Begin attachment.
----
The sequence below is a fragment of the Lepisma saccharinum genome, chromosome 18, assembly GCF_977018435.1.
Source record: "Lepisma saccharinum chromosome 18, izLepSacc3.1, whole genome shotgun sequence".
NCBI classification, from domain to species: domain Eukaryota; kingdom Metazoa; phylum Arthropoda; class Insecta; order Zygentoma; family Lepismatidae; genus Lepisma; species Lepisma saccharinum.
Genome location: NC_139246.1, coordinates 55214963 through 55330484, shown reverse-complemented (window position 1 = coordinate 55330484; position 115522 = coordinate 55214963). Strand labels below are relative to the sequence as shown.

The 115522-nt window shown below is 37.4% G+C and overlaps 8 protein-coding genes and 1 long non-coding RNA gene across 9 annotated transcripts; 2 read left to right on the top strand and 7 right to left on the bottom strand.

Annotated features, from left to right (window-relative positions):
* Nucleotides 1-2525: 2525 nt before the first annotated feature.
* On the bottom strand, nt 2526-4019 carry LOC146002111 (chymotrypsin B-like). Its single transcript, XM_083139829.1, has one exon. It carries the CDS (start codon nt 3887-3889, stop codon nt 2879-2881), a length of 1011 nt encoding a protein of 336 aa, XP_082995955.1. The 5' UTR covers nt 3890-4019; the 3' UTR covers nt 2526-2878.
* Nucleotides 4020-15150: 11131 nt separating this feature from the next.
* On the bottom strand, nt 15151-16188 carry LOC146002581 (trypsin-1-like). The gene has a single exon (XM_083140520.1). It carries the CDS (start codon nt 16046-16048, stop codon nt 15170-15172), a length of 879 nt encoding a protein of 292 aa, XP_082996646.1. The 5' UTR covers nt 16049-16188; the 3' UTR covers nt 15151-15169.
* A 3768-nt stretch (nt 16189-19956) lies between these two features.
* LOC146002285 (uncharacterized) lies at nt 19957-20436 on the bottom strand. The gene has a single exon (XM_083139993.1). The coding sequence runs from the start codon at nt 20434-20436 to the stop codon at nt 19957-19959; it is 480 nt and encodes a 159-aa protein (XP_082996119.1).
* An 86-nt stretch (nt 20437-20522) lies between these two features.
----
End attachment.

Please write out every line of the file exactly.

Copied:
The sequence below is a fragment of the Lepisma saccharinum genome, chromosome 18, assembly GCF_977018435.1.
Source record: "Lepisma saccharinum chromosome 18, izLepSacc3.1, whole genome shotgun sequence".
NCBI classification, from domain to species: domain Eukaryota; kingdom Metazoa; phylum Arthropoda; class Insecta; order Zygentoma; family Lepismatidae; genus Lepisma; species Lepisma saccharinum.
Genome location: NC_139246.1, coordinates 55214963 through 55330484, shown reverse-complemented (window position 1 = coordinate 55330484; position 115522 = coordinate 55214963). Strand labels below are relative to the sequence as shown.

The 115522-nt window shown below is 37.4% G+C and overlaps 8 protein-coding genes and 1 long non-coding RNA gene across 9 annotated transcripts; 2 read left to right on the top strand and 7 right to left on the bottom strand.

Annotated features, from left to right (window-relative positions):
* Nucleotides 1-2525: 2525 nt before the first annotated feature.
* On the bottom strand, nt 2526-4019 carry LOC146002111 (chymotrypsin B-like). Its single transcript, XM_083139829.1, has one exon. It carries the CDS (start codon nt 3887-3889, stop codon nt 2879-2881), a length of 1011 nt encoding a protein of 336 aa, XP_082995955.1. The 5' UTR covers nt 3890-4019; the 3' UTR covers nt 2526-2878.
* Nucleotides 4020-15150: 11131 nt separating this feature from the next.
* On the bottom strand, nt 15151-16188 carry LOC146002581 (trypsin-1-like). The gene has a single exon (XM_083140520.1). It carries the CDS (start codon nt 16046-16048, stop codon nt 15170-15172), a length of 879 nt encoding a protein of 292 aa, XP_082996646.1. The 5' UTR covers nt 16049-16188; the 3' UTR covers nt 15151-15169.
* A 3768-nt stretch (nt 16189-19956) lies between these two features.
* LOC146002285 (uncharacterized) lies at nt 19957-20436 on the bottom strand. The gene has a single exon (XM_083139993.1). The coding sequence runs from the start codon at nt 20434-20436 to the stop codon at nt 19957-19959; it is 480 nt and encodes a 159-aa protein (XP_082996119.1).
* An 86-nt stretch (nt 20437-20522) lies between these two features.